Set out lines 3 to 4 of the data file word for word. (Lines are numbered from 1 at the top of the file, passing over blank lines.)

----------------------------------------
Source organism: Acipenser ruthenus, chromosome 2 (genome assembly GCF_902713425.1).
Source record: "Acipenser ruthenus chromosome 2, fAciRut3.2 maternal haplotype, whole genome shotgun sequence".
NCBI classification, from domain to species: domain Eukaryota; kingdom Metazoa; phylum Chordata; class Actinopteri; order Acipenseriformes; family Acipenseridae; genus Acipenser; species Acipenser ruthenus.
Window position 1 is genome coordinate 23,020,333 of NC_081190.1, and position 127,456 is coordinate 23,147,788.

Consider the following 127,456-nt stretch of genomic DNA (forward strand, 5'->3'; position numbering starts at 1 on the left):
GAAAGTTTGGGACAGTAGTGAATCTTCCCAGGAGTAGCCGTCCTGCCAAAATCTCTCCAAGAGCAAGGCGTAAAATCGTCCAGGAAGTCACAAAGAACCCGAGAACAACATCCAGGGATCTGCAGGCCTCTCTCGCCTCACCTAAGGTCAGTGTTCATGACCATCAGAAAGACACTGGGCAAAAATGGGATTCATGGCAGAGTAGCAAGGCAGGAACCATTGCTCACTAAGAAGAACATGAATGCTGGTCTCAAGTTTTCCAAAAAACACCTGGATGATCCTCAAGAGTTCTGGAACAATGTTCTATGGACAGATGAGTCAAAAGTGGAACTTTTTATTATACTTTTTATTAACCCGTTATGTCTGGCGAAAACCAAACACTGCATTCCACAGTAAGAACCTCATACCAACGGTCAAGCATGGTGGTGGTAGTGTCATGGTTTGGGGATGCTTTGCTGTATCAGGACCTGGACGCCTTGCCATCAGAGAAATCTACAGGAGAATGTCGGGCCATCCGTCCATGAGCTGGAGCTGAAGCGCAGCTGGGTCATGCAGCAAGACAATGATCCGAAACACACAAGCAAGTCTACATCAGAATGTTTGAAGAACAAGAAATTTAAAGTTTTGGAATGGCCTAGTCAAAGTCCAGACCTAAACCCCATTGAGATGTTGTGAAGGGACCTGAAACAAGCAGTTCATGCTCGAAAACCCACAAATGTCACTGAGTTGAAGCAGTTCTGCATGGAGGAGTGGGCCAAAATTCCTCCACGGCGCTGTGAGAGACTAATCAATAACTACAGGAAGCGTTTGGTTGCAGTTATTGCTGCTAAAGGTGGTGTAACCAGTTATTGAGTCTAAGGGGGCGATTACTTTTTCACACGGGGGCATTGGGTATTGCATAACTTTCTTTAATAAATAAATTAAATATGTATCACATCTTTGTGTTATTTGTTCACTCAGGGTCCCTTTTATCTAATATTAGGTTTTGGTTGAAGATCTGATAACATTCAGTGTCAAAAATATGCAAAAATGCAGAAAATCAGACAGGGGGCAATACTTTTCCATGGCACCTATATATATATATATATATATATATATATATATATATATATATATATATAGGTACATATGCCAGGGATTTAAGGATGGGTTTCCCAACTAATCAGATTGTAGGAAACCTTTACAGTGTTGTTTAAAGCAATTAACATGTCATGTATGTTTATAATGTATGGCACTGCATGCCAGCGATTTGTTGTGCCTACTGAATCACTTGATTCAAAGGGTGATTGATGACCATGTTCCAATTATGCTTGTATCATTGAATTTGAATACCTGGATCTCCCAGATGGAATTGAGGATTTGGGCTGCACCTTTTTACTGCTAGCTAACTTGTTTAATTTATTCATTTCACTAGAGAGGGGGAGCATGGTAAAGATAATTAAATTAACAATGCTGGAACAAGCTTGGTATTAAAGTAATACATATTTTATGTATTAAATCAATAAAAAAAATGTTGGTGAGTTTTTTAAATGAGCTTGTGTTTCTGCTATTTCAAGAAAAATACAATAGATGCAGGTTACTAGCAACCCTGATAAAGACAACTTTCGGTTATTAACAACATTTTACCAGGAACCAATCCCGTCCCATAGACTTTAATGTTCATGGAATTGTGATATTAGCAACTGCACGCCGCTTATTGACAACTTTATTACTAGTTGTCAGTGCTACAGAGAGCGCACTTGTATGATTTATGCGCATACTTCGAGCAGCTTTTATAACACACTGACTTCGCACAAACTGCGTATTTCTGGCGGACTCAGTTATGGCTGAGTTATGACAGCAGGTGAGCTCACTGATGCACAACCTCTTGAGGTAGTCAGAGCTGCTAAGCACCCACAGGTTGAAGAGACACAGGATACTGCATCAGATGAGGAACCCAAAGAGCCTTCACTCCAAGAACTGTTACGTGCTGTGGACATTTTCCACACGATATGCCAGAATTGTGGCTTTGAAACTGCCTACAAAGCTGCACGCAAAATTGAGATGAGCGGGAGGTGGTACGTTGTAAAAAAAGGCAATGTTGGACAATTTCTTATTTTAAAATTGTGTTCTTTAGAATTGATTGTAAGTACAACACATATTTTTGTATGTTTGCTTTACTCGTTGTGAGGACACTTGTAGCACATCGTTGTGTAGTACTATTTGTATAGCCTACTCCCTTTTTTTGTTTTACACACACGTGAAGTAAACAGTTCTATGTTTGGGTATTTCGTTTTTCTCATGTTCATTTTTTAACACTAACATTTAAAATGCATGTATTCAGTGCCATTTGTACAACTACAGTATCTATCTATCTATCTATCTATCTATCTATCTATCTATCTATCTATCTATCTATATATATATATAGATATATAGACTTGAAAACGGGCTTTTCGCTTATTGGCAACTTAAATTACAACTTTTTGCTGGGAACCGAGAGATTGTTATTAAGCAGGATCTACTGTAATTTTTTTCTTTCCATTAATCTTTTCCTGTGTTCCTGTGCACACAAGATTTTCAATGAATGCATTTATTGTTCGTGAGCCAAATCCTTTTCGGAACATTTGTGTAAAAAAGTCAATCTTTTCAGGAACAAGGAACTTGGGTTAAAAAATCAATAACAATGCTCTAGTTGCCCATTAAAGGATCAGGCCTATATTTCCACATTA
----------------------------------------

NCBI classification, from domain to species: domain Eukaryota; kingdom Metazoa; phylum Chordata; class Actinopteri; order Acipenseriformes; family Acipenseridae; genus Acipenser; species Acipenser ruthenus.
Window position 1 is genome coordinate 23,020,333 of NC_081190.1, and position 127,456 is coordinate 23,147,788.